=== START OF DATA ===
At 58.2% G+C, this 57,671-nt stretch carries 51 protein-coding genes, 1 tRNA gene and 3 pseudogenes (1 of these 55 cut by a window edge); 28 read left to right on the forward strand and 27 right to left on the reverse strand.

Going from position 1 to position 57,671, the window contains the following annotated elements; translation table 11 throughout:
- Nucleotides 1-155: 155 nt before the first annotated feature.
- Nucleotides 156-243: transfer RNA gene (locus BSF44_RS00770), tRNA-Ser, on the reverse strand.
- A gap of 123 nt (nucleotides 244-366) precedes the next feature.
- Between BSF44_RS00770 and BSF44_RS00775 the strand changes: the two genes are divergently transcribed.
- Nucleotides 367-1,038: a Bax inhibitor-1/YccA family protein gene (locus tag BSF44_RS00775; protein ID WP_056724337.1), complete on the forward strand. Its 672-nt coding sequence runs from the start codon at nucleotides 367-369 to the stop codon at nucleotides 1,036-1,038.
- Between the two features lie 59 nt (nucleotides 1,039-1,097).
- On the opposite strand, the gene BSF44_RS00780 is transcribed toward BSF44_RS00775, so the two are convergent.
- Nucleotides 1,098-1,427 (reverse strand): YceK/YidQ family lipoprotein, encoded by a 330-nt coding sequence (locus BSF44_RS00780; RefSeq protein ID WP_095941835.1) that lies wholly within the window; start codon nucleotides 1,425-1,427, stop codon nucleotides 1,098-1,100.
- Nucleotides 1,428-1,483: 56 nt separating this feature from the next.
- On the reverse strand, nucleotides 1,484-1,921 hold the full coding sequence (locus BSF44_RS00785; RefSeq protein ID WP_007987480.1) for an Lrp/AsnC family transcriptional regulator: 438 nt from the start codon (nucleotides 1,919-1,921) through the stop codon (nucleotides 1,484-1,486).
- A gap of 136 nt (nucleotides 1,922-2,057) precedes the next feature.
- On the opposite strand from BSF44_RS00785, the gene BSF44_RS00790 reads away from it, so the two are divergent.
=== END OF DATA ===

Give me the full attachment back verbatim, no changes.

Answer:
At 58.2% G+C, this 57,671-nt stretch carries 51 protein-coding genes, 1 tRNA gene and 3 pseudogenes (1 of these 55 cut by a window edge); 28 read left to right on the forward strand and 27 right to left on the reverse strand.

Going from position 1 to position 57,671, the window contains the following annotated elements; translation table 11 throughout:
- Nucleotides 1-155: 155 nt before the first annotated feature.
- Nucleotides 156-243: transfer RNA gene (locus BSF44_RS00770), tRNA-Ser, on the reverse strand.
- A gap of 123 nt (nucleotides 244-366) precedes the next feature.
- Between BSF44_RS00770 and BSF44_RS00775 the strand changes: the two genes are divergently transcribed.
- Nucleotides 367-1,038: a Bax inhibitor-1/YccA family protein gene (locus tag BSF44_RS00775; protein ID WP_056724337.1), complete on the forward strand. Its 672-nt coding sequence runs from the start codon at nucleotides 367-369 to the stop codon at nucleotides 1,036-1,038.
- Between the two features lie 59 nt (nucleotides 1,039-1,097).
- On the opposite strand, the gene BSF44_RS00780 is transcribed toward BSF44_RS00775, so the two are convergent.
- Nucleotides 1,098-1,427 (reverse strand): YceK/YidQ family lipoprotein, encoded by a 330-nt coding sequence (locus BSF44_RS00780; RefSeq protein ID WP_095941835.1) that lies wholly within the window; start codon nucleotides 1,425-1,427, stop codon nucleotides 1,098-1,100.
- Nucleotides 1,428-1,483: 56 nt separating this feature from the next.
- On the reverse strand, nucleotides 1,484-1,921 hold the full coding sequence (locus BSF44_RS00785; RefSeq protein ID WP_007987480.1) for an Lrp/AsnC family transcriptional regulator: 438 nt from the start codon (nucleotides 1,919-1,921) through the stop codon (nucleotides 1,484-1,486).
- A gap of 136 nt (nucleotides 1,922-2,057) precedes the next feature.
- On the opposite strand from BSF44_RS00785, the gene BSF44_RS00790 reads away from it, so the two are divergent.